"Medians can reduce the likelihood of head-on crashes, provide traffic calming benefits, promote pedestrian safety and can aid in prohibiting left-turn movements. The recently installed median between College Avenue and Race Street is a good example of this application."

This last sentence of the statement is not true. The median strip between College Avenue and Race Street [Avenue] does not meet any of the listed criteria.

1. On head-on crashes: A summary of crashes in the just-released Harrisburg Pike and Land Use Study shows that over a 5-yr. period there were 113 crashes at the College Square parking lot exit (opposite Williamson Field parking lot.) That number included 39 Angle, 57 Rear-End and 6 Hit-Fixed-Object. None of these were head-on crashes. Medians are placed on multi-lane and high speed roads for the purpose of preventing head-on crashes. A median was not needed on this 35 mph roadway with only one lane in each direction plus a center lane.

2. On traffic calming benefits : The Harrisburg Pike and Land Use Study, page 6, contains a Travel Time Study that has this statement: "Average travel speeds across the corridor during both peak periods are approximately 16 mph less than the optimal for both directions of travel." Besides this, vehicles traveling between Race and College Avenues tend to move slower than the rest of the Harrisburg Pike Corridor due to the 3 traffic lights in just one block! Much of the day, cars appear to be crawling on that stretch of Harrisburg Pike.

3. On promote pedestrian safety: Medians are used at intersections in some large cities as a "safe haven" for pedestrians in crossing a wide thoroughfare. That is not the purpose with this median because it is located in the middle of the block between intersections. It was designed to keep pedestrians, most of whom are F&M students, from crossing where they should NOT be crossing, that is, jaywalking. Motorists have reported that students are still crossing at places other than at intersections. One motorist said he saw a student jumping over the median!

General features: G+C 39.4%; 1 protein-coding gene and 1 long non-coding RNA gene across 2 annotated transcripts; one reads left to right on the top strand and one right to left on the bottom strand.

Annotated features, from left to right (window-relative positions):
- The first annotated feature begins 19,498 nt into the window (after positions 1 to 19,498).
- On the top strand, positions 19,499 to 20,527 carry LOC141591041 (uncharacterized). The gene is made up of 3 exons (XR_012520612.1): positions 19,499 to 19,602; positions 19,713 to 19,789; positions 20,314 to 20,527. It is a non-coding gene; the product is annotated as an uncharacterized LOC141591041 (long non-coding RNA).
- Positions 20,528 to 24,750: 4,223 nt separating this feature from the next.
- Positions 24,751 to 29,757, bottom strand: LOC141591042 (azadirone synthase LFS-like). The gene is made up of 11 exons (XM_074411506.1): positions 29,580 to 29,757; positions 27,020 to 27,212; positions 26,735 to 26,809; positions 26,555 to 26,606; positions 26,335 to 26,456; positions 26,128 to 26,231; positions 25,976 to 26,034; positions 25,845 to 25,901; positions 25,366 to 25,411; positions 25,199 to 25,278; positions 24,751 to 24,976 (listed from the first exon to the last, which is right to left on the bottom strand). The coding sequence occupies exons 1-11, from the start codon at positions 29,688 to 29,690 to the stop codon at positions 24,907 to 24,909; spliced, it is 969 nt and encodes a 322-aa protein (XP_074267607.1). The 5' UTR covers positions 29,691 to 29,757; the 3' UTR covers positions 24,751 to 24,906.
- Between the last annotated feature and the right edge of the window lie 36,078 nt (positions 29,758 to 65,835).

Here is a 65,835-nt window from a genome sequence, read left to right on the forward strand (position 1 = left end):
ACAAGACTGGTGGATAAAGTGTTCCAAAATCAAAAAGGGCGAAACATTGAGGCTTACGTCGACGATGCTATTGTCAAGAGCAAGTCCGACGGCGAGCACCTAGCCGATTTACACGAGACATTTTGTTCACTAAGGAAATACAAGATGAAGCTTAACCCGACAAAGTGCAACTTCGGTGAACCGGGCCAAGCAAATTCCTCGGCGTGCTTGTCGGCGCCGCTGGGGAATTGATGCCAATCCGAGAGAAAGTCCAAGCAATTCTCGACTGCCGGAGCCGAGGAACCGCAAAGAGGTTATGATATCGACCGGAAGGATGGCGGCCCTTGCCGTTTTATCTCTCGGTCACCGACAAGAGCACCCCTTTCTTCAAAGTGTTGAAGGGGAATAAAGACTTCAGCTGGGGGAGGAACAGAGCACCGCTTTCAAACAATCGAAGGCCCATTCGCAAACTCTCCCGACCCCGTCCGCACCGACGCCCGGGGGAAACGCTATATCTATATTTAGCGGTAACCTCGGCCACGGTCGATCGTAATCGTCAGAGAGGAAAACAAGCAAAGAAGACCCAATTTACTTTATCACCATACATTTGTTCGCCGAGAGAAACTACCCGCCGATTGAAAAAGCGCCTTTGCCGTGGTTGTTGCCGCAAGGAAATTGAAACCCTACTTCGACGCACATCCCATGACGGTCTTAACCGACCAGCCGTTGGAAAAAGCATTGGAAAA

4. On prohibiting left-turn movements: This statement does not apply to this situation. Left turns are only possible to enter the parking lots at College Square and Williamson Field and the turning lanes are clearly marked.

Medians can do the things mentioned above, when constructed in the right place. But Harrisburg Pike between College and Race Avenues is not the right place for a median. Many motorists from the City and County believe that this median strip is an unnecessary obstruction to the normal flow of traffic on Harrisburg Pike. Ambulances and other emergency vehicles are particularly adversely affected because the center lane that they formerly used as a fast response lane is now blocked.

The obvious reason for this median is image. John Fry, president of F&M College, wrote about a gateway to the College from Harrisburg Pike in his Strategic Planning White Paper (January 27, 2003). The median is also designed to visually link the Main Campus with the new North Campus. It is to give Harrisburg Pike the appearance of a campus road, which College officials would obviously like to have it become.

Why High, rather than Fry, Beeman, Roda and Steinman?

Is anyone surprised about the relationship between The High Group and the Convention Center as described in the recent posting?

"Past contracts between the developer of the hotel and the public authority stated that S. Dale High shall have the right of first offer with respect to naming rights, and that proceeds from the sale of naming rights would be shared 50/50 between the authority and Penn Square Partners (PSP)."

If the Convention Center does pursue naming rights, I am next expecting principles of the other members of the "Big Five" to also be offered naming rights: John Fry (Franklin & Marshall), Tom Beeman (Lancaster General Hospital), The Steinman Famly (Lancaster Newspapers) and Craig Roda (Fulton Bank). I am not against naming rights for th Convention Center as naming rights will certainly generate revenue and offset Lancaster County expenses.

But why does a member of the big five have "the right of first offer with respect to naming rights"? I advocate the idea of offering naming rights to the highest corporate bidder and not solely to a member of the Lancaster County untouchable "Big Five".